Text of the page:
McGrady told Indy Week that the wholesalers association “made clear they weren’t going to discuss any of these issues” related to the two provisions stripped out of the bill.

“They really haven’t come down willing to talk about the bill, and they haven’t really talked about what they would agree with,” McGrady told the outlet.

Tim Kent, executive director of the N.C. Beer & Wine Wholesalers, told the Observer, that the distributors weren’t given the opportunity to give input on the bill.

“We were sort of put in a position of take it or leave it,” Kent told the Observer. “And we chose to leave it.”

Montana’s Biggest Brewers are a Signature Away from Taprooms Sales

Montana Gov. Steve Bullock is all that stands between the state’s biggest brewers selling beer directly to consumers, according to the Bozeman Daily Chronicle.

House Bill 541 would raise the beer production cap for direct sales from 10,000 barrels annually to 60,000 barrels. Brewers would be allowed to sell up to 2,000 barrels annually in their tasting rooms.

Bullock, a craft beer aficionado, seems likely to sign the bill. The Missoulian reported that the governor is reviewing the legislation and noted that he keeps a personal tap for craft beer at his Helena home and often posts photos on social media of his deliveries.

Nevada Brewers, Wholesalers Compromise on Barrel Cap

Nevada brewers and wholesalers have reached a compromise on Assembly Bill 431, which will raise the brewpub production cap from 15,000 barrels annually to 40,000 barrels, Northern Nevada Business Weekly reported.

Currently, Nevada law allows for two beer manufacturing licenses: a brewpub license with a production cap of 15,000 barrels a year and a brewer’s license with no limit on the level of production.

The compromise bill allows breweries to sell up to 5,000 barrels in cans and bottles as retail products as well as permitting direct sales at farmers markets and other events for 20 days a year. The bill also erased a provision that would have limited brewing companies to only operating two businesses in the state.

“Our distributors who deliver our beer to our accounts will benefit greatly as we will have more interest in investing in equipment and people so that we can grow,” Great Basin Brewing Company CEO Tom Young told the outlet. “We make money by selling our beer in our pubs and taprooms but can enjoy the most growth by selling more beer to our distributors who in turn sell more beer to grocery stores, bars and restaurants. This is how we both make money.”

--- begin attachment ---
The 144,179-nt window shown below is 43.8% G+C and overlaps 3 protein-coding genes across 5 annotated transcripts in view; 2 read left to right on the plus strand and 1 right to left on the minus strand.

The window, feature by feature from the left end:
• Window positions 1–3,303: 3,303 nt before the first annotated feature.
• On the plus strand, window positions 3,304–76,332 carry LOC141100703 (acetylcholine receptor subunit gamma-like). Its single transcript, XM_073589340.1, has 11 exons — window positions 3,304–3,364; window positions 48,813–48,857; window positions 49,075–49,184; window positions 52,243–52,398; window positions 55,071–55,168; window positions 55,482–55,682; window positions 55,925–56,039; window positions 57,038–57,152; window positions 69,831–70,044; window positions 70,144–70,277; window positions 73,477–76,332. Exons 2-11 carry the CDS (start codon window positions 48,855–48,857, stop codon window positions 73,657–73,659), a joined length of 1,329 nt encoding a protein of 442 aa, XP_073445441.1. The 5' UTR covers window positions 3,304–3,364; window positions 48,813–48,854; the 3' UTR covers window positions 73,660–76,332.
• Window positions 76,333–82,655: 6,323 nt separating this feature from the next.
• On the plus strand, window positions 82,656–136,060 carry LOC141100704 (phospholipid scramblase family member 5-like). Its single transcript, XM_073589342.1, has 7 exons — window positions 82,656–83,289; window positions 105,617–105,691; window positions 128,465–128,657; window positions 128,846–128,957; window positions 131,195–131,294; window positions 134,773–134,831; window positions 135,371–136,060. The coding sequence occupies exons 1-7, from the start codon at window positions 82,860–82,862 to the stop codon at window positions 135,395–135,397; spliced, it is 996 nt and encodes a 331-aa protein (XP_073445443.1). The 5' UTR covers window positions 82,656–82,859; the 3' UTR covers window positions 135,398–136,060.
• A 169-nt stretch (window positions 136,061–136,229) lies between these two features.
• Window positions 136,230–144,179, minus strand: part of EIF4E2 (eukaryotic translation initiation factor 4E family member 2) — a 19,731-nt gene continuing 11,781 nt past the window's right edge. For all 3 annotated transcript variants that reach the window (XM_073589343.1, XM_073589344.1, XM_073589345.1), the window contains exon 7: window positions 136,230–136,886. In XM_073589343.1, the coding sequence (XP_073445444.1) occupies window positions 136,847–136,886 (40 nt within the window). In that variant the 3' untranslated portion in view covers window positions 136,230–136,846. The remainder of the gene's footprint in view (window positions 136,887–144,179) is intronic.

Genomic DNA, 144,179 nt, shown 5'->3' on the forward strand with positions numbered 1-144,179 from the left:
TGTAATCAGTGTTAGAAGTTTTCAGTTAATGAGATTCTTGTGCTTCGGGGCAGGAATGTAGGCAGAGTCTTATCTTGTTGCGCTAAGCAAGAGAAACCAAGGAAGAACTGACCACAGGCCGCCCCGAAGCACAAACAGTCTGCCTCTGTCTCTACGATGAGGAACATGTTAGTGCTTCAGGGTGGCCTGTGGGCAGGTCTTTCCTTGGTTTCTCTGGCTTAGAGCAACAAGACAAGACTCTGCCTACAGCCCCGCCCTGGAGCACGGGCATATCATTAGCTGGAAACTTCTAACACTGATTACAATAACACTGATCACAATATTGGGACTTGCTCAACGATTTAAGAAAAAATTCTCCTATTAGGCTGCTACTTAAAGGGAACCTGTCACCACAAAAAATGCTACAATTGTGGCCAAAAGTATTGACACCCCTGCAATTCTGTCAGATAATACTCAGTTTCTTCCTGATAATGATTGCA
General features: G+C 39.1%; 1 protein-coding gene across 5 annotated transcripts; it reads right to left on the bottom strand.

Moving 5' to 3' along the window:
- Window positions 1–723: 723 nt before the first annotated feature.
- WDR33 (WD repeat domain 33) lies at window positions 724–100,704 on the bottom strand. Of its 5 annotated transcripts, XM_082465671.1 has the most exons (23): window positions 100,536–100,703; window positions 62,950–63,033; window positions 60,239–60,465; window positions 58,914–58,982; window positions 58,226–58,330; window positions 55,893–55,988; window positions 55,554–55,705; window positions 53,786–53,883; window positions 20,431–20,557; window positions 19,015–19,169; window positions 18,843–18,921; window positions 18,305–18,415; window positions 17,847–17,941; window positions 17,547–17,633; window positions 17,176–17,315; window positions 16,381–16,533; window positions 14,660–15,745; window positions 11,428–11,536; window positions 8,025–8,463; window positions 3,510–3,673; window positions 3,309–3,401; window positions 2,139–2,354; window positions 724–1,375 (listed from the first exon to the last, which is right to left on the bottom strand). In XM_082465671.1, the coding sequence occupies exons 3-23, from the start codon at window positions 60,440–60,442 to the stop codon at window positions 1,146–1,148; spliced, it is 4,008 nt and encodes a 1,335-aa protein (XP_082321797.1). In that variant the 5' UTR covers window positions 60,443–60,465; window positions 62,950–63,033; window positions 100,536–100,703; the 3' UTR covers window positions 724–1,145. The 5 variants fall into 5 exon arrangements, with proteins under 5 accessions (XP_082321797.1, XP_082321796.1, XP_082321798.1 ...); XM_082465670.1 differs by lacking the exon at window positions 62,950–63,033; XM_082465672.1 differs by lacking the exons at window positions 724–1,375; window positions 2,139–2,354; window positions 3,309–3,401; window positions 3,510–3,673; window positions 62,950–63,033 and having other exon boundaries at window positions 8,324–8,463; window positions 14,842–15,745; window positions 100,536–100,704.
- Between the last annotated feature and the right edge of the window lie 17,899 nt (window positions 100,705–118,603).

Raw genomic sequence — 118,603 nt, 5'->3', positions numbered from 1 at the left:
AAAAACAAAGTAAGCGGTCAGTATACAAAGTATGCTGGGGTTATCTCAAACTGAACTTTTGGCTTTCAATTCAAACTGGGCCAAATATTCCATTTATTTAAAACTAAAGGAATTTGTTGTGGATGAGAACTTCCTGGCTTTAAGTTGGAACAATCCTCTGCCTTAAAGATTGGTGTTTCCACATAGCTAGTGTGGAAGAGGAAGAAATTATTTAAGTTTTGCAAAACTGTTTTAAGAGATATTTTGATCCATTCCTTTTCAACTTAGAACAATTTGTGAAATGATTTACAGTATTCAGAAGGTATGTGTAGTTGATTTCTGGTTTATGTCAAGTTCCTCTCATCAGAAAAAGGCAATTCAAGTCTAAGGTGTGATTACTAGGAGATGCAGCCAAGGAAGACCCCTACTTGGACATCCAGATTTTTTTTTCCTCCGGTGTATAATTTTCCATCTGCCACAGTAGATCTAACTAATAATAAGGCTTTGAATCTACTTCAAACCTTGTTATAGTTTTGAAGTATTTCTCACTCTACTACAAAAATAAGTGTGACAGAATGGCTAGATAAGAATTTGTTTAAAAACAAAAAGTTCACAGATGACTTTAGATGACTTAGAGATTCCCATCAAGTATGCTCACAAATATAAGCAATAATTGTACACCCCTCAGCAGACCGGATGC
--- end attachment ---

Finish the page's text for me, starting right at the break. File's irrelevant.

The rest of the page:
Pair of Beer Bills on the Docket in Florida

Earlier this week, the the Florida Senate Appropriations Subcommittee on General Government moved forward with SB 554, which will allow small craft breweries the ability to self-distribute their beer, according to Florida Politics.

The bill, filed by state Senator Dana Young (R-Tampa), would allow craft breweries that produce under 7,000 kegs and without distribution deals to deliver beer to other Florida craft breweries, restaurants and bars.

The bill is running into opposition from the state’s wholesalers, however.

The bill will now head to the Senate Appropriations Committee, the final committee to hear the bill.

Florida lawmakers are also considering legislation that would allow the state’s wholesalers to give away glassware engraved with brewery names and logos, according to SaintPetersBlog.

Currently, distributors have to sell the glasses to clients.

House Bill 853 contains this tricky bit of language: “A vendor may only use such glassware to serve the corresponding malt beverage brand advertised on the glassware to consumers located on its licensed premises.”

“To my ears, that equates to trading taps for glassware,” SaintPetersBlog’s Peter Schorsch wrote. “Anheuser-Busch had been pushing this as ‘a brewer-agnostic bill.’”

The Senate’s version of the bill, SB 1040, which lacks the “corresponding malt beverage brand” requirement, is reportedly a committee hearing away from reaching the floor of the Legislature.

Mississippi Direct Sales Start in July

Mississippi’s craft breweries will finally be allowed to sell beer directly to consumers starting in July.

On-site sales had been banned in Mississippi, but House Bill 1322 will permit breweries selling less than 60,000 barrels of beer annually to sell up to two cases of beer, per day, to consumers.

Read the new law here.

Arizona Passes Several Alcohol Law Reforms

Arizona Gov. Doug Ducey has signed a bill that changes several of the state’s liquor laws. According to the Arizona Republic’s report, provisions passed in House Bill 2337 affecting the state’s craft brewers include:

  • “Craft breweries, distilleries and/or farm wineries can share a liquor license. This will allow multiple producers to sell beer or wine inside the same building or share outdoor patio space without needing multiple licenses.”
  • “The state will make more series 7 beer and wine liquor licenses available; these can be used by breweries, bars, wineries and some restaurants to sell beer or wine to go. For example, this will allow more breweries to sell growlers.”
  • “Increased enforcement authority over out-of-state companies selling alcohol to residents of Arizona without an Arizona liquor license.”
  • “Gives producers access to more festival and special-event licenses each year.”

The new laws go into effect this summer.

Kansas Governor Passes Full Strength Beer in Grocery and Convenience Stores Law

Kansas Gov. Sam Brownback signed a bill earlier this week that will allow grocery and convenience stores to begin selling full-strength beer (up to 6 percent ABV) starting in 2019, according to KSNT.com.

Currently, those store can sell beer with 3.2 percent alcohol by weight.